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Prospective Identification of Long QT Syndrome in Fetal Life (Fetal LQTS)

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ClinicalTrials.gov Identifier: NCT02876380
Recruitment Status : Recruiting
First Posted : August 23, 2016
Last Update Posted : September 18, 2018
Sponsor:
Collaborators:
Children's Hospital Colorado
University of Pavia
The Hospital for Sick Children
University of Utah
University of Rochester
Mayo Clinic
Helsinki University
University of Amsterdam
Claude Bernard University
University of Oslo
University Hospital, Umeå
Royal Brompton & Harefield NHS Foundation Trust
University Hospital Muenster
Deutsches Herzzentrum Muenchen
Vanderbilt University
University of Bonn
Information provided by (Responsible Party):
University of Colorado, Denver

Brief Summary:

The postnatal diagnosis of Long QT Syndrome (LQTS) is suggested by a prolonged QT interval on 12 lead electrocardiogram (ECG), strengthened by a positive family history and/or characteristic arrhythmias and confirmed by genetic testing. However, for several reasons such LQTS testing cannot be performed successfully before birth. First, fetal ECG is not possible and direct measure of the fetal QT interval by magnetocardiography is limited to fewer than 10 sites world-wide. Second, while genetic testing can be performed in utero, there is risk to the pregnancy and the fetus. Third, although some fetuses present with arrhythmias easily recognized as LQTS (torsade des pointes (TdP) and/or 2° atrioventricular (AV) block, this is uncommon, occurring in <25% of fetal LQTS cases. Rather, the most common presentation of fetal LQTS is sinus bradycardia, a subtle rhythm disturbance that often is unappreciated to be abnormal. Consequently, the majority of LQTS cases are unsuspected and undiagnosed during fetal life, with dire consequences. For example, maternal medications commonly used during pregnancy can prolong the fetal QT interval and may provoke lethal fetal ventricular arrhythmias. But the most significant consequence is the missed opportunity for primary prevention of life threatening ventricular arrhythmias after birth because the infant is not suspected to have LQTS before birth. The over-arching goal of the study is to overcome the barriers to prenatal detection of LQTS. The investigators plan to do so by developing an algorithm using fetal heart rate (FHR) which will discriminate fetuses with or without LQTS.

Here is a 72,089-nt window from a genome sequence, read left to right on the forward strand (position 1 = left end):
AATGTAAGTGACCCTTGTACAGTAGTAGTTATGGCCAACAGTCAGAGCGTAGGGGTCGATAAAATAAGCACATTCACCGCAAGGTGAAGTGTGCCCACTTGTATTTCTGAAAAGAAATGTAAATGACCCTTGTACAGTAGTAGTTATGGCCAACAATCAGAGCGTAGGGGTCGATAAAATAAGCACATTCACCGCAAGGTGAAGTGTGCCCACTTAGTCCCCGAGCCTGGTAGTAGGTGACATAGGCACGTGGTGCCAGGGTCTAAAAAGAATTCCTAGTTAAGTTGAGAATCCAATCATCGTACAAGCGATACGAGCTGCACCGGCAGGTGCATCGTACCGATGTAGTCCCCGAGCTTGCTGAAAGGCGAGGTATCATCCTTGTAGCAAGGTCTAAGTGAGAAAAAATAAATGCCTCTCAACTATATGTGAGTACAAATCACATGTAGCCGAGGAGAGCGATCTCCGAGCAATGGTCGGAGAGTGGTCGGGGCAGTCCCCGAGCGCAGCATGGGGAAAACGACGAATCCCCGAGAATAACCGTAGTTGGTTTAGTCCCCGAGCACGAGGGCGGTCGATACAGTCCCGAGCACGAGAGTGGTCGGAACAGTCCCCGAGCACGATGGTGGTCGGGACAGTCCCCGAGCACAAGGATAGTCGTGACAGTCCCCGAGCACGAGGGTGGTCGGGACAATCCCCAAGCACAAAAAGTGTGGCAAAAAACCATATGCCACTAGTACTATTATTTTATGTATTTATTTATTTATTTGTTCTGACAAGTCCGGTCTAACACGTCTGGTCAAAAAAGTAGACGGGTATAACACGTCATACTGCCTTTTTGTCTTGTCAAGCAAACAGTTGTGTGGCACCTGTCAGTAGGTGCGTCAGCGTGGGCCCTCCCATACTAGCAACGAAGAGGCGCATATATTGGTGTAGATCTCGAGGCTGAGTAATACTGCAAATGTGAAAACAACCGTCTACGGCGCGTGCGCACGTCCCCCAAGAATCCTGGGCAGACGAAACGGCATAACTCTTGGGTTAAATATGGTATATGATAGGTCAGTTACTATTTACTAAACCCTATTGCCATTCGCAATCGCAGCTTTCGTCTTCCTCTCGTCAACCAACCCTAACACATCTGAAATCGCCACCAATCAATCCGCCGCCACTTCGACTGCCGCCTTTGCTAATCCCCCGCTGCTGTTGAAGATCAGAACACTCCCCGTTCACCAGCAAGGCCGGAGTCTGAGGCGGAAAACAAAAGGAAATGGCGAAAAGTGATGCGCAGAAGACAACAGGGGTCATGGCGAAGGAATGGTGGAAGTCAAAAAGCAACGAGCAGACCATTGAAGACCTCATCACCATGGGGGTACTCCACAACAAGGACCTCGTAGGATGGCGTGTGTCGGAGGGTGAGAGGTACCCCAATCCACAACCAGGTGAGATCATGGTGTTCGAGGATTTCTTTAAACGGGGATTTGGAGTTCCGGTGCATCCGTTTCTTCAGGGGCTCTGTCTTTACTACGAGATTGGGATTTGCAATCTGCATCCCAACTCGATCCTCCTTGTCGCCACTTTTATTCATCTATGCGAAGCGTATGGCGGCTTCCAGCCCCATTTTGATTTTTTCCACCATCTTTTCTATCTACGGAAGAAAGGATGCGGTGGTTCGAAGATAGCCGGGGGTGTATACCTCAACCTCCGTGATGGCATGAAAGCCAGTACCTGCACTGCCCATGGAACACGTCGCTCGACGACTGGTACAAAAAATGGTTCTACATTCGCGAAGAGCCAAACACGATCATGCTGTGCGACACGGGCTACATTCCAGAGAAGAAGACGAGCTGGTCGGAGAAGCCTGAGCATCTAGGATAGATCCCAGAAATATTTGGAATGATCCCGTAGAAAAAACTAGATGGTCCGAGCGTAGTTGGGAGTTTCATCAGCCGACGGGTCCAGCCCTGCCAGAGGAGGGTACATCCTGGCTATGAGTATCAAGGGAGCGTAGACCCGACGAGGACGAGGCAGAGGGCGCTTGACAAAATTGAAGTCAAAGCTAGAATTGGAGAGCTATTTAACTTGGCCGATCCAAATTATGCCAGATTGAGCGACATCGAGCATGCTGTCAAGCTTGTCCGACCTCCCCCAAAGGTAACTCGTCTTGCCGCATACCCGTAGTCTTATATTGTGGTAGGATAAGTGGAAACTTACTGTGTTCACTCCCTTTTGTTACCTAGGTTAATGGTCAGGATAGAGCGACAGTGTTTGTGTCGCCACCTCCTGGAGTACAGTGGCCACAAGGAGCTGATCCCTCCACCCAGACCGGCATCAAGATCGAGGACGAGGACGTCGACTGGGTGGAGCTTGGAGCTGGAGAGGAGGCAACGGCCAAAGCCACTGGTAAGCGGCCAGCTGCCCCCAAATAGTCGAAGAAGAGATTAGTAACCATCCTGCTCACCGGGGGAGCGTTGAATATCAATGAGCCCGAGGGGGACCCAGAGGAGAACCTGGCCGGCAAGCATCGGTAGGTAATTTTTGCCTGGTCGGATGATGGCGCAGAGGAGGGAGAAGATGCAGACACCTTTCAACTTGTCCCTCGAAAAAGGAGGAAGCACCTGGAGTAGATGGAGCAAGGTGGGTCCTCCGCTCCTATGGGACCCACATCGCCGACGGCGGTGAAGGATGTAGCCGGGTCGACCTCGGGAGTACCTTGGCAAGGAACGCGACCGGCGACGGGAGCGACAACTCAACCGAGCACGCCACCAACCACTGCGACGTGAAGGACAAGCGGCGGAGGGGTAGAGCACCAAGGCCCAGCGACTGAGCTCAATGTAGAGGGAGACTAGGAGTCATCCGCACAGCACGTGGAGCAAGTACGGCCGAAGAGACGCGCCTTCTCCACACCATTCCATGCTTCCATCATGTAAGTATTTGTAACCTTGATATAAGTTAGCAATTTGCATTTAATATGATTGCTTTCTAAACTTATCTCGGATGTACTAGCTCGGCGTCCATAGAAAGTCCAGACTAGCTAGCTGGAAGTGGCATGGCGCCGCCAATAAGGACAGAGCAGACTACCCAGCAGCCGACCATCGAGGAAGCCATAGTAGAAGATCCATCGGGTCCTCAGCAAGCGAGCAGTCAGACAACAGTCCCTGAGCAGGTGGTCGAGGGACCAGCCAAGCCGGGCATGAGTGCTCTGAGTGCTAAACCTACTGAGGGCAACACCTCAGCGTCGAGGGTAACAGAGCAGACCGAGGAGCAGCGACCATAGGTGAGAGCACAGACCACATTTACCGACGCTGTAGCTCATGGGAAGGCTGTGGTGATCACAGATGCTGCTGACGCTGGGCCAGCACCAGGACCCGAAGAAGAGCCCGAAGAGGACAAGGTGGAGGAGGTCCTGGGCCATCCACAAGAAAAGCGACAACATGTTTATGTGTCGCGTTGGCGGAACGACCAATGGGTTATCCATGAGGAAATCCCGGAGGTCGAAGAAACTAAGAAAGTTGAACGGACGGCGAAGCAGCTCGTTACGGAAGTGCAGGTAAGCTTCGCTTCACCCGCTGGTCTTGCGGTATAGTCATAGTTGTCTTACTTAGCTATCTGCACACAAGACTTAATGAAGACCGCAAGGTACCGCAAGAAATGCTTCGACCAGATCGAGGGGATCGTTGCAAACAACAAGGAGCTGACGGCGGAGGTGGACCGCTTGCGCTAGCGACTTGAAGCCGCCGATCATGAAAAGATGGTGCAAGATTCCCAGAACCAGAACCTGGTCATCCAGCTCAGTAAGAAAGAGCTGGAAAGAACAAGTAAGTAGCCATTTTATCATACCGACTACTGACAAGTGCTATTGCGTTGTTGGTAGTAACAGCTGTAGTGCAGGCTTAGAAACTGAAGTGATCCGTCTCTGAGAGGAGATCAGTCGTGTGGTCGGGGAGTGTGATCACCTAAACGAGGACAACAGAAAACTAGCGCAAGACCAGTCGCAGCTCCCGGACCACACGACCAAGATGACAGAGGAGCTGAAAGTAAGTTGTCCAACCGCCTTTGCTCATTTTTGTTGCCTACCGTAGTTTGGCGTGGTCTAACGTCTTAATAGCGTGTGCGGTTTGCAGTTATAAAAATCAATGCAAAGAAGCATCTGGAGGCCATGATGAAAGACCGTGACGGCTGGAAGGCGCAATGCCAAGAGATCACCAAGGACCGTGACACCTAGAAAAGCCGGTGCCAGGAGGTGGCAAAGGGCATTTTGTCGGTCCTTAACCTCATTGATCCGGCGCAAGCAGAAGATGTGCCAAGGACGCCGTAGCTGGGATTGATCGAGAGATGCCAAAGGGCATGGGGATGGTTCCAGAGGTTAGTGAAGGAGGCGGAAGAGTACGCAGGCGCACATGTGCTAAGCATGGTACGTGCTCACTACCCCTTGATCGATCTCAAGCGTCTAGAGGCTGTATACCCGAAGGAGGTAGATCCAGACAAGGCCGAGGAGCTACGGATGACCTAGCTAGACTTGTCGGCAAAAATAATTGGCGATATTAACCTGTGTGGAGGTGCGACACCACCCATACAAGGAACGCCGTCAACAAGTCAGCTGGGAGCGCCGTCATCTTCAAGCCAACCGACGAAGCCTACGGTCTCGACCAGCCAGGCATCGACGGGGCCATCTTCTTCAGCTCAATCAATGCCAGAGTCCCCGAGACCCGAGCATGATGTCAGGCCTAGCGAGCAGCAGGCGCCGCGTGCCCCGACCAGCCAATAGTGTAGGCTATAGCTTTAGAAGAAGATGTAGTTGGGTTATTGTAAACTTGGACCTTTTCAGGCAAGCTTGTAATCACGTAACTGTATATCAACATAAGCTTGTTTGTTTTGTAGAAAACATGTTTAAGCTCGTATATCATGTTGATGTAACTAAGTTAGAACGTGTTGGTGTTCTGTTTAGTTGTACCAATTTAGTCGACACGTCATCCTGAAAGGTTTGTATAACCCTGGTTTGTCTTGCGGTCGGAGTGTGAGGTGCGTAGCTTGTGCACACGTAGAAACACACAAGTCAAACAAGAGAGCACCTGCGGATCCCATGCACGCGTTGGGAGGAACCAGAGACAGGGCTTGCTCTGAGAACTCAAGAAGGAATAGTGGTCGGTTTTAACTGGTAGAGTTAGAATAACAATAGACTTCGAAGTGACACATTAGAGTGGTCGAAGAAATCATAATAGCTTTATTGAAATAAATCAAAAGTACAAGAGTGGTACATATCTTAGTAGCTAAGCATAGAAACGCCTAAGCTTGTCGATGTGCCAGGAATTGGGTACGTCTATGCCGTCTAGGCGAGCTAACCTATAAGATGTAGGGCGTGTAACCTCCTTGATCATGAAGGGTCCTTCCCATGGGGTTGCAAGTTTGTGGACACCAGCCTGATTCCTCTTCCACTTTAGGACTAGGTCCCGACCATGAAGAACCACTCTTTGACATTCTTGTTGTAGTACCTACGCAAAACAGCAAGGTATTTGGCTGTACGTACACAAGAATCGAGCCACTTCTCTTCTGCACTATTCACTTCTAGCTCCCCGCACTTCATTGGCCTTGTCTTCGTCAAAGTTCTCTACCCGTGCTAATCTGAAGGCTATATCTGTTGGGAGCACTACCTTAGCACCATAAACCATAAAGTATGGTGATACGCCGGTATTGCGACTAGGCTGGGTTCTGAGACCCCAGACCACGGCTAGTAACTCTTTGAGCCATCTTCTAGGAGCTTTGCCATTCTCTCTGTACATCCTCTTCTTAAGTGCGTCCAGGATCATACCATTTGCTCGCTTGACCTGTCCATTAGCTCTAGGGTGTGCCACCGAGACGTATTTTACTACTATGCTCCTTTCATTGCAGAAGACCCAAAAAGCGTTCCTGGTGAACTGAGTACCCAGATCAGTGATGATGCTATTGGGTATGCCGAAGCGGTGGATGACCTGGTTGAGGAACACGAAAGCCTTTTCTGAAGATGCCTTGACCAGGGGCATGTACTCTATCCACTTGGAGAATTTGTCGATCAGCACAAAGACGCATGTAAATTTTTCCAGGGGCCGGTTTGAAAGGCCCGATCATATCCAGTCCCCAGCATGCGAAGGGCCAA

Immediate Goal: The investigators propose a multicenter pre-birth observational cohort study to develop a Fetal Heart Rate (FHR)/Gestational Age (GA) algorithm from a cohort of fetuses recruited from 13 national and international centers where one parent is known by prior genetic testing to have a mutation in one of the common LQTS genes: potassium voltage-gated channel subfamily Q member 1 (KCNQ1), potassium voltage-gated channel subfamily H member 2 (KCNH2), or sodium voltage-gated channel alpha subunit 5 (SCN5A). The investigators have chosen this population because 1) These mutations are the most common genetic causes of LQTS, and 2) Offspring will have high risk of LQTS as inheritance of these LQTS gene mutations is autosomal dominant. Thus, progeny of parents with a known mutation are at high (50%) risk of having the same parental LQTS mutation. The algorithm will be developed using FHR measured serially throughout pregnancy. All offspring will undergo postnatal genetic testing for the parental mutation as the gold standard for diagnosing the presence or absence of LQTS.


Condition or disease
Long QT Syndrome

Detailed Description:

Ascertainment of LQTS, an inherited arrhythmia disorder in a group of conditions known as the channelopathies, is challenging before birth. Recently, in a retrospective study it was reported that a gestational age dependent bradycardia allows a much higher recognition of genotype positive LQTS than the standard obstetrical gestational age independent definition of bradycardia (Mitchell 2012).

However, the fetal heart rate in pregnancies with maternal or paternal LQTS diagnosed prior to the pregnancy has not been evaluated prospectively from the first trimester to birth. Nor is it known if the fetal heart rate /gestational age profile might be mutation specific. In addition, the use of fetal heart rate to successfully distinguish between LQTS and normal fetuses of pregnancies in which a parent has a known mutation has not been tested.

The investigators believe that fetuses with an LQTS mutation born to families in which the mother or father has an LQTS mutation will have slower heart compared to fetuses, shown after birth not to have the family mutation. If the investigators hypothesis is correct, these findings could be applied to the general population of pregnant women to prospectively identify fetuses with LQTS and without a known family history. Since a fetal proband has been led to the identification of unsuspecting family members, prospectively identifying affected fetuses would increase ascertainment of life-threatening mutations in all ages (Cuneo 2013).


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Study Type : Observational
Estimated Enrollment : 600 participants
Observational Model: Cohort
Time Perspective: Other
Official Title: Prospective Identification of Long QT Syndrome in Fetal Life
Study Start Date : November 2014